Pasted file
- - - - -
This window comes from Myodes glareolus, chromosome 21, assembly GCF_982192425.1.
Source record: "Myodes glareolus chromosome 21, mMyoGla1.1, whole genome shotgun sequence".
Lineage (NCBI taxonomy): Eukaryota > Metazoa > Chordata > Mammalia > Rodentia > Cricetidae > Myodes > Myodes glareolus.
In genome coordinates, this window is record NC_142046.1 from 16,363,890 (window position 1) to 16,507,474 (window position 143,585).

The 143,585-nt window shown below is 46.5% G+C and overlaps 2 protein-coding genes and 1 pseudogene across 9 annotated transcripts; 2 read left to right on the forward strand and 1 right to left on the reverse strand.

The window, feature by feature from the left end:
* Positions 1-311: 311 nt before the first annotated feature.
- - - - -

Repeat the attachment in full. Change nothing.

This window comes from Myodes glareolus, chromosome 21, assembly GCF_982192425.1.
Source record: "Myodes glareolus chromosome 21, mMyoGla1.1, whole genome shotgun sequence".
Lineage (NCBI taxonomy): Eukaryota > Metazoa > Chordata > Mammalia > Rodentia > Cricetidae > Myodes > Myodes glareolus.
In genome coordinates, this window is record NC_142046.1 from 16,363,890 (window position 1) to 16,507,474 (window position 143,585).

The 143,585-nt window shown below is 46.5% G+C and overlaps 2 protein-coding genes and 1 pseudogene across 9 annotated transcripts; 2 read left to right on the forward strand and 1 right to left on the reverse strand.

The window, feature by feature from the left end:
* Positions 1-311: 311 nt before the first annotated feature.